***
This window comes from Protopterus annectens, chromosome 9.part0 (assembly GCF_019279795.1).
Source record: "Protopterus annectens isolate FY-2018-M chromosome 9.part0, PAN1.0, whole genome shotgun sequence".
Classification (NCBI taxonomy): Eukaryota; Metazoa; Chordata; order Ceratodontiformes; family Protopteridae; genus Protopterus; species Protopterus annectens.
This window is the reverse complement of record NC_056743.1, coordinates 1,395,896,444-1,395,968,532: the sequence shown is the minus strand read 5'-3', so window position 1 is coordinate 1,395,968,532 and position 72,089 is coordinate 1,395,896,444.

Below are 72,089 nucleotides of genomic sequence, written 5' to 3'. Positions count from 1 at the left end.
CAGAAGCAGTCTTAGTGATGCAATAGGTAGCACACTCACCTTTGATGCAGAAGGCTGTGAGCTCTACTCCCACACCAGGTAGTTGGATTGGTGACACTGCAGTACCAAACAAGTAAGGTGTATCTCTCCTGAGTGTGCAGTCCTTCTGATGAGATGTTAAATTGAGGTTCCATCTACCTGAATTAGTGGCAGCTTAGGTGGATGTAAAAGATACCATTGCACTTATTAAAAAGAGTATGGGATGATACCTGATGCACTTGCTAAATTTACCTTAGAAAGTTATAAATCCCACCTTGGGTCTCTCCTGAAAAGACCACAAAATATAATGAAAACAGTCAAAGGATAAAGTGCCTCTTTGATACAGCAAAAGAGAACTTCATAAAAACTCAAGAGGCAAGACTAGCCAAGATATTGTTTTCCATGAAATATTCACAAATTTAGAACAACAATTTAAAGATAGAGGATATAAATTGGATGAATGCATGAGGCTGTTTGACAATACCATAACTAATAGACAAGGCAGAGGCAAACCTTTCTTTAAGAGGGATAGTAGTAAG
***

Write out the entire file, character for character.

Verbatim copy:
This window comes from Protopterus annectens, chromosome 9.part0 (assembly GCF_019279795.1).
Source record: "Protopterus annectens isolate FY-2018-M chromosome 9.part0, PAN1.0, whole genome shotgun sequence".
Classification (NCBI taxonomy): Eukaryota; Metazoa; Chordata; order Ceratodontiformes; family Protopteridae; genus Protopterus; species Protopterus annectens.
This window is the reverse complement of record NC_056743.1, coordinates 1,395,896,444-1,395,968,532: the sequence shown is the minus strand read 5'-3', so window position 1 is coordinate 1,395,968,532 and position 72,089 is coordinate 1,395,896,444.

Below are 72,089 nucleotides of genomic sequence, written 5' to 3'. Positions count from 1 at the left end.
CAGAAGCAGTCTTAGTGATGCAATAGGTAGCACACTCACCTTTGATGCAGAAGGCTGTGAGCTCTACTCCCACACCAGGTAGTTGGATTGGTGACACTGCAGTACCAAACAAGTAAGGTGTATCTCTCCTGAGTGTGCAGTCCTTCTGATGAGATGTTAAATTGAGGTTCCATCTACCTGAATTAGTGGCAGCTTAGGTGGATGTAAAAGATACCATTGCACTTATTAAAAAGAGTATGGGATGATACCTGATGCACTTGCTAAATTTACCTTAGAAAGTTATAAATCCCACCTTGGGTCTCTCCTGAAAAGACCACAAAATATAATGAAAACAGTCAAAGGATAAAGTGCCTCTTTGATACAGCAAAAGAGAACTTCATAAAAACTCAAGAGGCAAGACTAGCCAAGATATTGTTTTCCATGAAATATTCACAAATTTAGAACAACAATTTAAAGATAGAGGATATAAATTGGATGAATGCATGAGGCTGTTTGACAATACCATAACTAATAGACAAGGCAGAGGCAAACCTTTCTTTAAGAGGGATAGTAGTAAG